Starting a new business is never easy, and unless you're independently wealthy, you'll need some money from another source to get off the ground.
If you aren't lucky enough to be able to borrow money from family members or friends, you'll need to borrow money from a bank or other lender.
You can finance a business solely using personal credit, at least to some degree. Credit cards, loans, or tapping home equity lines of credit are all possible ways to get the financing you need. However, depending on your credit history, income, and assets, you may not be able to secure this credit. Plus, if your business would happen to fail, you might be risking the loss of substantial personal assets, such as your home, if you use those assets to secure a loan.
Another option for financing a business is commercial credit, or business loans, which are quite different from personal credit. Short-term business loans, which you typically must pay back within a year, are a common source of start-up funds or relatively quick cash flow.
You can also seek loans that have one- to three-year repayment timelines. Long-term loans, typically reserved for major capital expenditures and improvements, may be tougher to get in the beginning. A long-term loan, unlike the shorter-term loans, generally is repaid through monthly or quarterly installment payments.
Finally, you might also apply for a line of credit, which gives you the freedom to borrow money when necessary, up to a certain limit, without having to reapply for a loan.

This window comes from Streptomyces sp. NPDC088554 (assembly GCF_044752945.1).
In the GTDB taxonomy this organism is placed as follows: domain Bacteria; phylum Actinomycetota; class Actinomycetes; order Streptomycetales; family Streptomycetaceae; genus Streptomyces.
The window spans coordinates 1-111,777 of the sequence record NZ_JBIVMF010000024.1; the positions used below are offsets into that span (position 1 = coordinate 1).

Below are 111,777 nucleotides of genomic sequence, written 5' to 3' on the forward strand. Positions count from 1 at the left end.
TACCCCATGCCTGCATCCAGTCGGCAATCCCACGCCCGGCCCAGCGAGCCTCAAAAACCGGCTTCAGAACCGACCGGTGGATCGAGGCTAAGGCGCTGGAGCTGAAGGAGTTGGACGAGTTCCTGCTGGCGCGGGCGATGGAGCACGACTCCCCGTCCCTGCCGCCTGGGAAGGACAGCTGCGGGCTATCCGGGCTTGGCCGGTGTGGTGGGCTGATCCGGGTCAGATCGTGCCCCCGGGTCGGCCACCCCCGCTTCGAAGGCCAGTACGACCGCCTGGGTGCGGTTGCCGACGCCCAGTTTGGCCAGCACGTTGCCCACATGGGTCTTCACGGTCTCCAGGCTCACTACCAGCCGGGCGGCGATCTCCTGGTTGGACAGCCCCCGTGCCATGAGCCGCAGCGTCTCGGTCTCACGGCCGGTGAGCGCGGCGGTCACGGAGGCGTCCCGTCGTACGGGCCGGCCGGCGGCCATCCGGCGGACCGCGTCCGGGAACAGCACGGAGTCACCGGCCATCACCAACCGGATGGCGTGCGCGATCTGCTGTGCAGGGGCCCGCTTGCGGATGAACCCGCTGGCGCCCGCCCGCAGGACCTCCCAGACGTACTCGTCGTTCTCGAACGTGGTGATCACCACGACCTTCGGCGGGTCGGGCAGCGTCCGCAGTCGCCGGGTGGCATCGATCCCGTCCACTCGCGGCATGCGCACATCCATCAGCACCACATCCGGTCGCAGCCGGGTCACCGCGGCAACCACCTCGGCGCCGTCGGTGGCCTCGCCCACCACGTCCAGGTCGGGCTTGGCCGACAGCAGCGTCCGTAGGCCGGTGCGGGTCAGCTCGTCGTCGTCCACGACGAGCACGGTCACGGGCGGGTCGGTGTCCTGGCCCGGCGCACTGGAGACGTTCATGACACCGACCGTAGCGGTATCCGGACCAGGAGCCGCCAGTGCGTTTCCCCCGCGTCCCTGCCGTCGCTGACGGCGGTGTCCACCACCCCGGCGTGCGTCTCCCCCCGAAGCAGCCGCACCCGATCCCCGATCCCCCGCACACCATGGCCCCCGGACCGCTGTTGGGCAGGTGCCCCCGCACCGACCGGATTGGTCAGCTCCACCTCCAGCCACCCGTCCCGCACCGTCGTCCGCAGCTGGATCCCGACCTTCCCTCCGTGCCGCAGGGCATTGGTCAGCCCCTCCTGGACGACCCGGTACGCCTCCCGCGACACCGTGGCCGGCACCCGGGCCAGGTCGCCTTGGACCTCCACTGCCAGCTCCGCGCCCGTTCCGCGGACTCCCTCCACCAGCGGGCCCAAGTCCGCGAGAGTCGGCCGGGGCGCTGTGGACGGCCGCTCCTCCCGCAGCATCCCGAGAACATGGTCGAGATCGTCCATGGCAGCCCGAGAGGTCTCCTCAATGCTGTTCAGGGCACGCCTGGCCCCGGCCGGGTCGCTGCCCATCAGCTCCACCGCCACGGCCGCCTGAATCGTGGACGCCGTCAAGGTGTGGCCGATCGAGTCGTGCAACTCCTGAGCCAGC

When you apply for commercial credit, you'll have to provide your bank or lender with more documentation than personal credit. Your lender will want to look closely at:
Your business plan must describe your business, how you envision it operating, and your qualifications to start such a business. It should also have a detailed budget and any supporting documentation of assets and capital that you already have devoted to your business, as well as a personal financial statement.
Lenders will typically require you to guarantee the loan personally. They may even require you to get a co-signer or a government guarantee, such as through the U.S. Small Business Administration.
Your lender will then decide on your application. However, it is often more difficult to obtain commercial credit than you might think. Since many small businesses fail, lenders can be cautious about granting commercial credit.
If you are denied commercial credit, however, don't be discouraged. The lender must give you the specific reasons for their decision, giving you a chance to reevaluate your plan or seek legal advice.
This article is intended to be helpful and informative. But even common legal matters can become complex and stressful. A qualified business lawyer can address your particular legal needs, explain the law, and represent you in court. Take the first step now and contact an attorney in your area from our directory to discuss your specific legal situation.